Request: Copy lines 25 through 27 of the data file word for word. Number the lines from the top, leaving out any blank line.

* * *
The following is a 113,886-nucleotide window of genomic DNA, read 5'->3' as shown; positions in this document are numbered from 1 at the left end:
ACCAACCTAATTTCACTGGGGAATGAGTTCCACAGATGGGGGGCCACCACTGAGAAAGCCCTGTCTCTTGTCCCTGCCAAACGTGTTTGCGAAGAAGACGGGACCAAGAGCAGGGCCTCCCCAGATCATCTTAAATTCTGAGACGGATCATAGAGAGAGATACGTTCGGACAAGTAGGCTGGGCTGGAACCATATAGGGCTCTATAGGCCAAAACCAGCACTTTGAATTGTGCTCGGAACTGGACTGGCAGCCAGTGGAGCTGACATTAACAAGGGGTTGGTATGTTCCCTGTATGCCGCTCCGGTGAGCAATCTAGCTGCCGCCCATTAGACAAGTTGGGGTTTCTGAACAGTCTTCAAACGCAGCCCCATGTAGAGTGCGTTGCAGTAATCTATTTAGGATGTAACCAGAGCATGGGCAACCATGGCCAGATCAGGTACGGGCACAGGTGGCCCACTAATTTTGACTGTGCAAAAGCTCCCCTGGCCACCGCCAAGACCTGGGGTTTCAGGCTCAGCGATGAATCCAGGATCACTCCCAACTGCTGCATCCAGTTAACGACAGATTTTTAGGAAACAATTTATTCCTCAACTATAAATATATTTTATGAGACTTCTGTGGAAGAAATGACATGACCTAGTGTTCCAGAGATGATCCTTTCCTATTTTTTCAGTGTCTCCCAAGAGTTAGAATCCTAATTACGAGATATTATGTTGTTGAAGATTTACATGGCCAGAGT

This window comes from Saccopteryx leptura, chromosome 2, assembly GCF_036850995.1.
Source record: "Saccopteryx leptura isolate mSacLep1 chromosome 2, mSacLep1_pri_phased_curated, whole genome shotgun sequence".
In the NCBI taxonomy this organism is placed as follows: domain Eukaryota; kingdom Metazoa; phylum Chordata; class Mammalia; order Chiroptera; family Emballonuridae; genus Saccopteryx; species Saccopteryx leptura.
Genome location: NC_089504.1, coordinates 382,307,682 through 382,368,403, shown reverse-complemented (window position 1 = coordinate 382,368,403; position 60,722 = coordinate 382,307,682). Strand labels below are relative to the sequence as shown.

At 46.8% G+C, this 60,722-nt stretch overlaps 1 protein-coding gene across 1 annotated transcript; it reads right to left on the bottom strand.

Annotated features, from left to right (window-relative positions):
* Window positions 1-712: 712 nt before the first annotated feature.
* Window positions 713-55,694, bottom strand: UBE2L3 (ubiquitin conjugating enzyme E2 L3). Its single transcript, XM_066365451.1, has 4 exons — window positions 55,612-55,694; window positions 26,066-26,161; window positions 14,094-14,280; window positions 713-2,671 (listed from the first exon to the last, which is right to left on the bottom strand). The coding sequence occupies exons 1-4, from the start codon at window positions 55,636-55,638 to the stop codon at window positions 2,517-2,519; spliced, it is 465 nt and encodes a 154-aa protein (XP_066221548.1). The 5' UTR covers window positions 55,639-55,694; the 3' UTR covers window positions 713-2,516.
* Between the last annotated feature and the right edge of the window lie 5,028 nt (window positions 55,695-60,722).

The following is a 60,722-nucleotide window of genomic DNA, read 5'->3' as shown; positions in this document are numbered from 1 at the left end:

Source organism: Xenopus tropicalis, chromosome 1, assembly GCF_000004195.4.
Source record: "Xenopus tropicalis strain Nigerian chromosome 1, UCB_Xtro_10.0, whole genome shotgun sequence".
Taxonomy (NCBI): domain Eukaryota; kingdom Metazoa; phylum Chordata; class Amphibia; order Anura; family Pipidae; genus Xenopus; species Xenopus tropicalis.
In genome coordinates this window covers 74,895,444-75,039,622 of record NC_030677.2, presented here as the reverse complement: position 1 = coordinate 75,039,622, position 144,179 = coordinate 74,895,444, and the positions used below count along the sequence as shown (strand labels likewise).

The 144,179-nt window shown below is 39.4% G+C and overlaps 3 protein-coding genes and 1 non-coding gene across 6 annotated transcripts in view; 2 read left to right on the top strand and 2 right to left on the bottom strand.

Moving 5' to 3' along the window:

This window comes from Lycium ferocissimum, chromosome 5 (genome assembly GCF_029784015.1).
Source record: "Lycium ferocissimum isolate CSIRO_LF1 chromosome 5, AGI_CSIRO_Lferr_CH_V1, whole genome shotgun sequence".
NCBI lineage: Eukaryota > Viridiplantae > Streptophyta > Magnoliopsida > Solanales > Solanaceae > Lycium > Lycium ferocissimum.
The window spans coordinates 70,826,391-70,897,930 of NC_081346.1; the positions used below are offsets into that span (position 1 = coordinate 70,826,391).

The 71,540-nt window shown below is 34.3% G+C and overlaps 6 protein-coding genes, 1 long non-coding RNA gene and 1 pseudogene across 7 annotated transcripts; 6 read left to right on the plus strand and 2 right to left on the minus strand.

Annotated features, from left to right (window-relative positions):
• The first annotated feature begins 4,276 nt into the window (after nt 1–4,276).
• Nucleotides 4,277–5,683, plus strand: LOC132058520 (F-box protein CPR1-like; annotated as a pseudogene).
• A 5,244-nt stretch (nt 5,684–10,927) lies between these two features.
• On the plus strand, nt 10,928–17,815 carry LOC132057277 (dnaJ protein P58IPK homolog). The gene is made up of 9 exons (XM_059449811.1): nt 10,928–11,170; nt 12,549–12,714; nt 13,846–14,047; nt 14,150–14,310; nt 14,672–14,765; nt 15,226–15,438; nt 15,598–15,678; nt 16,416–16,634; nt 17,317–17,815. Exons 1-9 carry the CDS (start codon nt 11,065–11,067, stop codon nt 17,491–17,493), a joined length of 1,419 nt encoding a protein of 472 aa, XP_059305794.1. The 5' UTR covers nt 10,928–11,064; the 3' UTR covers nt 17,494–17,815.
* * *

• The first annotated feature begins 4,276 nt into the window (after nt 1–4,276).
• Nucleotides 4,277–5,683, plus strand: LOC132058520 (F-box protein CPR1-like; annotated as a pseudogene).
• A 5,244-nt stretch (nt 5,684–10,927) lies between these two features.